Darwin Apologists: Why it Pays to Listen
If you've ever passed up the chance to go hear an aggressive, propagandizing Darwin advocate speak somewhere, then thought "What's the point?" -- you're not alone.
But an email correspondent writes to us noting his recent experience attending "Darwin on the Palouse" out at Washington State University: "These Darwin talks can be very fruitful, not for making headway with the speakers (that doesn't usually happen) but with people in the audience."
Hosted ironically by an outfit calling itself the Palouse Coalition of Reason, the event included Daniel Dennett and PZ Myers with the latter doing basically a standup comedy routine mocking Darwin-doubters. "He never interacted with a single argument," our friend reports. Not once.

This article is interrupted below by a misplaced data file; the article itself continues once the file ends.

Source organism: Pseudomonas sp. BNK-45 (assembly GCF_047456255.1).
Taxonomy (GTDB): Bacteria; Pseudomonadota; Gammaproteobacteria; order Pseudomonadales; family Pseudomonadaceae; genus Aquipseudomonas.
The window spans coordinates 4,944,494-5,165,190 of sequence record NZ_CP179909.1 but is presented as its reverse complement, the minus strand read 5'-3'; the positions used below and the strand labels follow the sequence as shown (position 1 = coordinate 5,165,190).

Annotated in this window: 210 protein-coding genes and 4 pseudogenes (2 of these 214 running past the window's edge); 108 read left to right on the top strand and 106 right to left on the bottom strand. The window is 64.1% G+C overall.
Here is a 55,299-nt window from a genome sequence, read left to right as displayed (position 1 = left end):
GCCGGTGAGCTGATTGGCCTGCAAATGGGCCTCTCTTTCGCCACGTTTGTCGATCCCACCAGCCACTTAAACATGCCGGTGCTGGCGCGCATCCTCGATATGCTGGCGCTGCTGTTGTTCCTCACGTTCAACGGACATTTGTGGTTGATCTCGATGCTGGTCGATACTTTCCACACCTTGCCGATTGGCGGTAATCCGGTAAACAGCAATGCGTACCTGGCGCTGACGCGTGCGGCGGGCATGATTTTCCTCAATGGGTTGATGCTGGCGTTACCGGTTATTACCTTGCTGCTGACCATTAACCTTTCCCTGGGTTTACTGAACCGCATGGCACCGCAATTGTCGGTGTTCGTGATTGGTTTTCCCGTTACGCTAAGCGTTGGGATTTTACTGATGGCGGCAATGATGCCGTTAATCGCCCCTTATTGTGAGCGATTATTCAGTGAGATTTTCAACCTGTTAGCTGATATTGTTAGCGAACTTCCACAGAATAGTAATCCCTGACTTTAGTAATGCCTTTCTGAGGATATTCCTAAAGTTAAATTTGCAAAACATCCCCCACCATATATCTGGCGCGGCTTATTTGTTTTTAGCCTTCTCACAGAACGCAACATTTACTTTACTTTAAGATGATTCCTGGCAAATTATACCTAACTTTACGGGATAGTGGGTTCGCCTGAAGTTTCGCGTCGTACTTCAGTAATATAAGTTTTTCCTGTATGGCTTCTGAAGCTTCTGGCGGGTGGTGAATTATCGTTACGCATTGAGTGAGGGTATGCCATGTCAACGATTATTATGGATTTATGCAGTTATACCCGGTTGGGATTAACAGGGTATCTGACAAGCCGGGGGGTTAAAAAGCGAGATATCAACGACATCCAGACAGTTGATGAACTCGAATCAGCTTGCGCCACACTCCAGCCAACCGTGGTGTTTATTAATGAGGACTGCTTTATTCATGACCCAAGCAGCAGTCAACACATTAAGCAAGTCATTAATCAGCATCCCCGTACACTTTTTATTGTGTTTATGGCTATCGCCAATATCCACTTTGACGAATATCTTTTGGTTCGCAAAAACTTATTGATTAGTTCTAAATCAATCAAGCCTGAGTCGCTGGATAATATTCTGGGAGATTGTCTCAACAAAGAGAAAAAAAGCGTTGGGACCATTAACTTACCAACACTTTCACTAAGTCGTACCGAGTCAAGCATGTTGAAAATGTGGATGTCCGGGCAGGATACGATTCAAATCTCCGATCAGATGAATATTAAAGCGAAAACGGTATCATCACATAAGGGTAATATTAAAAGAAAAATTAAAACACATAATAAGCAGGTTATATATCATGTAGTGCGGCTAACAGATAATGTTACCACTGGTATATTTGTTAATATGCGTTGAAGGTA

Well of course not.
A followup event at the University of Idaho the next night starred Darwin defenders Fred Edwords and Jen McCreight. In the Q&A, our friend alluded to some challenges to Darwinian theory and offered the view that "Good scientists are masters of the method; they aren't identified by which paradigm they pledge allegiance to."
"I was interrupted by someone and then PZ Myers chimed in (he was there as an audience member). He turned around and said to me, 'That's crap science.'" And so there you go: argument over.
You can't reason with these people -- you really can't. What made it worthwhile for our correspondent was the conversations afterward. Chatting with people from the audience, he got a chance to recommend good books to folks looking for further and better information and got into one conversation that went on over beers till midnight. That kind of human interaction is almost invariably worth the effort.